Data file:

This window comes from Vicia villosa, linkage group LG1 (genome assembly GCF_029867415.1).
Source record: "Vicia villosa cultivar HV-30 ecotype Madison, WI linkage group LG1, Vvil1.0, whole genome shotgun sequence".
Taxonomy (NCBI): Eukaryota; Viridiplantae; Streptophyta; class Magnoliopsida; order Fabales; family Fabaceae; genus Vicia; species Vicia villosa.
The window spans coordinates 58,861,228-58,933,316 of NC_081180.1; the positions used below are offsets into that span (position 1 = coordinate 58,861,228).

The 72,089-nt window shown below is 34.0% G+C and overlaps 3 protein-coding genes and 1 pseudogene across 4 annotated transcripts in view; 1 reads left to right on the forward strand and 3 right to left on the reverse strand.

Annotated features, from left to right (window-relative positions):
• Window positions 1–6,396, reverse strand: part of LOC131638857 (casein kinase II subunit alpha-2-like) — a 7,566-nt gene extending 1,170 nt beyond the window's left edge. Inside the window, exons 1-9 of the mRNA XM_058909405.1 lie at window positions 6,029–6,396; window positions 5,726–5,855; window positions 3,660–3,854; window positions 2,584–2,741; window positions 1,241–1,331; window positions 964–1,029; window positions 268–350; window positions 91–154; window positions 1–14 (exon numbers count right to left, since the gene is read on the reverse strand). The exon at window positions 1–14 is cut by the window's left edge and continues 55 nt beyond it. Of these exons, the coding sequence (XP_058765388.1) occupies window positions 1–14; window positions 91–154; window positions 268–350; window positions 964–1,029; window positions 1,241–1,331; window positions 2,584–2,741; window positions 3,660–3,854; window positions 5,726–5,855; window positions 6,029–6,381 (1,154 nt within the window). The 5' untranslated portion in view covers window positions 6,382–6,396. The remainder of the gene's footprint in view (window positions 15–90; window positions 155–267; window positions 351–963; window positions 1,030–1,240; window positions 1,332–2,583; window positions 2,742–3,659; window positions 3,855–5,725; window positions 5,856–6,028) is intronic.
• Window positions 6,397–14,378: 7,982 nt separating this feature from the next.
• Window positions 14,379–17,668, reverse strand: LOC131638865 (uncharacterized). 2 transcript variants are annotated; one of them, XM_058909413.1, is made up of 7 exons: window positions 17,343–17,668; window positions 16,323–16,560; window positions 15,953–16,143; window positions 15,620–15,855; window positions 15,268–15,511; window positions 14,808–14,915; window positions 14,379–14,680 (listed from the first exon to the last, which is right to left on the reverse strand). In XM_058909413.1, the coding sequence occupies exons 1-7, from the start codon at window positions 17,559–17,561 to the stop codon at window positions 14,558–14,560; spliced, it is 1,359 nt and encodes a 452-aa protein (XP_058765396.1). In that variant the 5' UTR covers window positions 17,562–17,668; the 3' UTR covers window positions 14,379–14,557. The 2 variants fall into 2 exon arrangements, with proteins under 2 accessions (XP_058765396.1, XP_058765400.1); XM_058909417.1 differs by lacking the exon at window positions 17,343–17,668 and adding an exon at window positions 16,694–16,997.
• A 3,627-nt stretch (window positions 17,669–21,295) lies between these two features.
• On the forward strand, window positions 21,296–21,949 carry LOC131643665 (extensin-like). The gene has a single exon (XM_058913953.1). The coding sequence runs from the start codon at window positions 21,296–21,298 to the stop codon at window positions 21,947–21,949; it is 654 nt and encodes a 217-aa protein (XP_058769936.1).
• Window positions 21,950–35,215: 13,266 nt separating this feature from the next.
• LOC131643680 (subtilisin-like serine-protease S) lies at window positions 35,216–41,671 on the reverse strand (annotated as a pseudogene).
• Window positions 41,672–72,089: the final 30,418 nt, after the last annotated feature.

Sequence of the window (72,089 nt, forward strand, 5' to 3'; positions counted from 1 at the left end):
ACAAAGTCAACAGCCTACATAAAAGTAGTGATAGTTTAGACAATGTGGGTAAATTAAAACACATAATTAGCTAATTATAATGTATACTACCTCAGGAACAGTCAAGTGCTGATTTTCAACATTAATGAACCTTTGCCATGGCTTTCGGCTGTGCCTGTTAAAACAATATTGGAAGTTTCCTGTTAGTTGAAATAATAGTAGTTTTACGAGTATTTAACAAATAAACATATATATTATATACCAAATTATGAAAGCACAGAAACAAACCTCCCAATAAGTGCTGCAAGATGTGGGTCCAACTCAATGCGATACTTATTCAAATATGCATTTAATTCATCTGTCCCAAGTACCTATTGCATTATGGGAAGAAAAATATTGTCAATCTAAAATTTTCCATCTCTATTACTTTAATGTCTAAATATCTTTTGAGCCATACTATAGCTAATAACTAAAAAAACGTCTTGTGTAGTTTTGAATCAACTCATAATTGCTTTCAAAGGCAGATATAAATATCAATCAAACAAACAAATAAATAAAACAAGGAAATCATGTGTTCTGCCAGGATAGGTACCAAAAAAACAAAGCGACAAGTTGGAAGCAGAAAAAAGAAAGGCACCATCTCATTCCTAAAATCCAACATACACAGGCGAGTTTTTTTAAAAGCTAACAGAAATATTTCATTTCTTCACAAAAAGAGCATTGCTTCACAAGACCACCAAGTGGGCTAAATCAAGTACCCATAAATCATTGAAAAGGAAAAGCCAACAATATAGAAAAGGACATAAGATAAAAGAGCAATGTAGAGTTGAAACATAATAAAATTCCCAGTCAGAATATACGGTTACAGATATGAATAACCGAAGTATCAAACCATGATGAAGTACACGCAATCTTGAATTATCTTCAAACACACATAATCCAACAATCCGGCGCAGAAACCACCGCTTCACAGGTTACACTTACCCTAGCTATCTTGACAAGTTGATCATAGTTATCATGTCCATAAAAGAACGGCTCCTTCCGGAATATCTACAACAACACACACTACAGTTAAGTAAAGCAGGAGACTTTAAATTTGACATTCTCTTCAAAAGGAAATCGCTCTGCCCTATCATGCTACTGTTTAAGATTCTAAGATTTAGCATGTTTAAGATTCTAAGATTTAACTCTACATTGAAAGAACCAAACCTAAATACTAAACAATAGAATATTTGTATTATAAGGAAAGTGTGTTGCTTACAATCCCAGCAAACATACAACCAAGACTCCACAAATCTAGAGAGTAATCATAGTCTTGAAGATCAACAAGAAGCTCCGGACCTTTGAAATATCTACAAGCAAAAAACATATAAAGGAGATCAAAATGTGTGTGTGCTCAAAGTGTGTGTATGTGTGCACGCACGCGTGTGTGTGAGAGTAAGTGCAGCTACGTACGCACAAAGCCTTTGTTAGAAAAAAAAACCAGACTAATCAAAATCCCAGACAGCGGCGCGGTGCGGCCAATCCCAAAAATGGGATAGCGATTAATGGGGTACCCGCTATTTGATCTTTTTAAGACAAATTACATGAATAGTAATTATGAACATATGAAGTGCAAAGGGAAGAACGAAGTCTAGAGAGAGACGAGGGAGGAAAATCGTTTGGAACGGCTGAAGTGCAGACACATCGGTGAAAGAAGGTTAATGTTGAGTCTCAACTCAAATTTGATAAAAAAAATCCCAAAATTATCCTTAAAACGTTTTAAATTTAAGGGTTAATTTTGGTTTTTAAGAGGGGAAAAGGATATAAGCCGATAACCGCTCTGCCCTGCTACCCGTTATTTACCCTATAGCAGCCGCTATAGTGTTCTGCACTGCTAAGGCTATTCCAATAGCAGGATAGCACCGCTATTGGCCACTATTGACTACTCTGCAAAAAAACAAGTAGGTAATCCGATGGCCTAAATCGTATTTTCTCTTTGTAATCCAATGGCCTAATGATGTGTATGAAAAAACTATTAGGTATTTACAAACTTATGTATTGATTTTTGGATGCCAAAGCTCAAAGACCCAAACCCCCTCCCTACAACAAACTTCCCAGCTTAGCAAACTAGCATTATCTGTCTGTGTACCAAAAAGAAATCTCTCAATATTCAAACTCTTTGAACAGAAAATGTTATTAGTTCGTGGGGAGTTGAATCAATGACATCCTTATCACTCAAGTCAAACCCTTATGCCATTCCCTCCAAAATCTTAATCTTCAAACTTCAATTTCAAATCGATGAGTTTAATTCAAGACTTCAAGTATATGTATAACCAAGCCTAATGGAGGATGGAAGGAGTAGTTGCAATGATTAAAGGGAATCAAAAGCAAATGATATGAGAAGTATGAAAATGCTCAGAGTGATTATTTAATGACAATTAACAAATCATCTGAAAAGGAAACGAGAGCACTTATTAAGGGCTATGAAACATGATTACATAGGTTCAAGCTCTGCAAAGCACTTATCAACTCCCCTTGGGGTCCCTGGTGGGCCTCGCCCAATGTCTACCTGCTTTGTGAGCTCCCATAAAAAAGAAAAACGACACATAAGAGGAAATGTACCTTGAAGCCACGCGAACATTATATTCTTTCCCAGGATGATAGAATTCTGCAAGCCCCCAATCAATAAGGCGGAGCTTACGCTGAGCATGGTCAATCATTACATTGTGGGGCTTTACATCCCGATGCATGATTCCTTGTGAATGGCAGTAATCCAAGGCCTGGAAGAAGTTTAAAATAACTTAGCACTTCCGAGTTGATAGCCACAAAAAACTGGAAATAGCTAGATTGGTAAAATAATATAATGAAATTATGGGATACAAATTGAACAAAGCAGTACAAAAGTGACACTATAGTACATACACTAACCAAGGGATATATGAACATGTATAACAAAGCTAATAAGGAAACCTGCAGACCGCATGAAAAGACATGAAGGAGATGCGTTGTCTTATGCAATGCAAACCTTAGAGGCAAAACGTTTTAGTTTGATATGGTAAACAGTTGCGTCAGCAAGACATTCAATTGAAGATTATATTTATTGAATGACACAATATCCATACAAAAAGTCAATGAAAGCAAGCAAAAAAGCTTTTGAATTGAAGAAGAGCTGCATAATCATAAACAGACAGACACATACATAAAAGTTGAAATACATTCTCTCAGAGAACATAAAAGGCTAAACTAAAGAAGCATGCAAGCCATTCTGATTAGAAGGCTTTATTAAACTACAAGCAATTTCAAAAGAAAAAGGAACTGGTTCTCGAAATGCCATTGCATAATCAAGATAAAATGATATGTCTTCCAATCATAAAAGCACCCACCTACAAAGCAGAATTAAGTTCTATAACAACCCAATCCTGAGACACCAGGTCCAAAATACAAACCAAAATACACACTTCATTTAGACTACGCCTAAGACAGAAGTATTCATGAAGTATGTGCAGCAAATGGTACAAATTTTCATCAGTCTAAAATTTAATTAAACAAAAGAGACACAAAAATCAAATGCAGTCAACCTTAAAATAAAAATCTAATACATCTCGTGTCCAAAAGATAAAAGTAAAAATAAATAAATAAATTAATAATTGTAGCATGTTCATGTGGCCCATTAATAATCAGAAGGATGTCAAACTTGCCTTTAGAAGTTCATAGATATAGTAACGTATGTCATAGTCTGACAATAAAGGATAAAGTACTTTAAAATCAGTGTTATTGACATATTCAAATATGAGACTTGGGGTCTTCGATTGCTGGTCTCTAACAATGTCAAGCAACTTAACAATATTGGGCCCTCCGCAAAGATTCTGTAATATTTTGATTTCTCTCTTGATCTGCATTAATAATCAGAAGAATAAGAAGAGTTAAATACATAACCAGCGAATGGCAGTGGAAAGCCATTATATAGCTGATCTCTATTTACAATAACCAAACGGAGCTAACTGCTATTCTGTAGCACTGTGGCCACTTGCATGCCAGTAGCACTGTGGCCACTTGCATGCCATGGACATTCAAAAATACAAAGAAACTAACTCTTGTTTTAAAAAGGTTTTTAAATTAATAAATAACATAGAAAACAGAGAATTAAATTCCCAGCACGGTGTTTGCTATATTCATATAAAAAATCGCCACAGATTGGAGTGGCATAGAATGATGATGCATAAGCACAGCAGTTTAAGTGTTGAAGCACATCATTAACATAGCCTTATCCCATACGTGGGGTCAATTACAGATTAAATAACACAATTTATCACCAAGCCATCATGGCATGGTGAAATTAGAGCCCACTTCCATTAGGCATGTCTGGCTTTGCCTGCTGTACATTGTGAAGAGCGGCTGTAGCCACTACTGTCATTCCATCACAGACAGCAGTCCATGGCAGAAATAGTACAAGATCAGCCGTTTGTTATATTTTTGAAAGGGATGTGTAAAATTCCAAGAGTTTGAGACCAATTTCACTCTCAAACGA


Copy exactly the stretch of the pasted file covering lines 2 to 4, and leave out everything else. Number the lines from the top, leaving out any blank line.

Source record: "Vicia villosa cultivar HV-30 ecotype Madison, WI linkage group LG1, Vvil1.0, whole genome shotgun sequence".
Taxonomy (NCBI): Eukaryota; Viridiplantae; Streptophyta; class Magnoliopsida; order Fabales; family Fabaceae; genus Vicia; species Vicia villosa.
The window spans coordinates 58,861,228-58,933,316 of NC_081180.1; the positions used below are offsets into that span (position 1 = coordinate 58,861,228).